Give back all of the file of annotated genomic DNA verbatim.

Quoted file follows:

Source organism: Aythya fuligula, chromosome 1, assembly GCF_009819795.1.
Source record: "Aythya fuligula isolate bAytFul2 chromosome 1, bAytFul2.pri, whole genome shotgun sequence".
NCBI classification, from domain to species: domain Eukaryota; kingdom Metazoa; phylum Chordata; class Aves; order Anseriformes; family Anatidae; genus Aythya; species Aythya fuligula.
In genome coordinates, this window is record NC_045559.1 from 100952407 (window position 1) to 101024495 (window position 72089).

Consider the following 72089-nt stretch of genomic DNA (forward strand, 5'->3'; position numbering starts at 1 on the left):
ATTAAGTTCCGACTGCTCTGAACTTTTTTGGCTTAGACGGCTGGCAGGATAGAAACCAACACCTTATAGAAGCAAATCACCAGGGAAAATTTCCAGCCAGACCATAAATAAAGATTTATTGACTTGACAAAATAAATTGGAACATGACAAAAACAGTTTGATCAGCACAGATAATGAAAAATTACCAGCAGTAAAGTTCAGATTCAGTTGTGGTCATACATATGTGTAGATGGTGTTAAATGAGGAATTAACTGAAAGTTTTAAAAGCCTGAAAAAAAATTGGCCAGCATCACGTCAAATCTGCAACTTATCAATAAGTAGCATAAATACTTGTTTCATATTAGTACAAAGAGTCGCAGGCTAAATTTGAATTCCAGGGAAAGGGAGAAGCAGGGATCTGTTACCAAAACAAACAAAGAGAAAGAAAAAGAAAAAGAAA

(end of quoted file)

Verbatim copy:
Source organism: Aythya fuligula, chromosome 1, assembly GCF_009819795.1.
Source record: "Aythya fuligula isolate bAytFul2 chromosome 1, bAytFul2.pri, whole genome shotgun sequence".
NCBI classification, from domain to species: domain Eukaryota; kingdom Metazoa; phylum Chordata; class Aves; order Anseriformes; family Anatidae; genus Aythya; species Aythya fuligula.
In genome coordinates, this window is record NC_045559.1 from 100952407 (window position 1) to 101024495 (window position 72089).

Consider the following 72089-nt stretch of genomic DNA (forward strand, 5'->3'; position numbering starts at 1 on the left):
ATTAAGTTCCGACTGCTCTGAACTTTTTTGGCTTAGACGGCTGGCAGGATAGAAACCAACACCTTATAGAAGCAAATCACCAGGGAAAATTTCCAGCCAGACCATAAATAAAGATTTATTGACTTGACAAAATAAATTGGAACATGACAAAAACAGTTTGATCAGCACAGATAATGAAAAATTACCAGCAGTAAAGTTCAGATTCAGTTGTGGTCATACATATGTGTAGATGGTGTTAAATGAGGAATTAACTGAAAGTTTTAAAAGCCTGAAAAAAAATTGGCCAGCATCACGTCAAATCTGCAACTTATCAATAAGTAGCATAAATACTTGTTTCATATTAGTACAAAGAGTCGCAGGCTAAATTTGAATTCCAGGGAAAGGGAGAAGCAGGGATCTGTTACCAAAACAAACAAAGAGAAAGAAAAAGAAAAAGAAA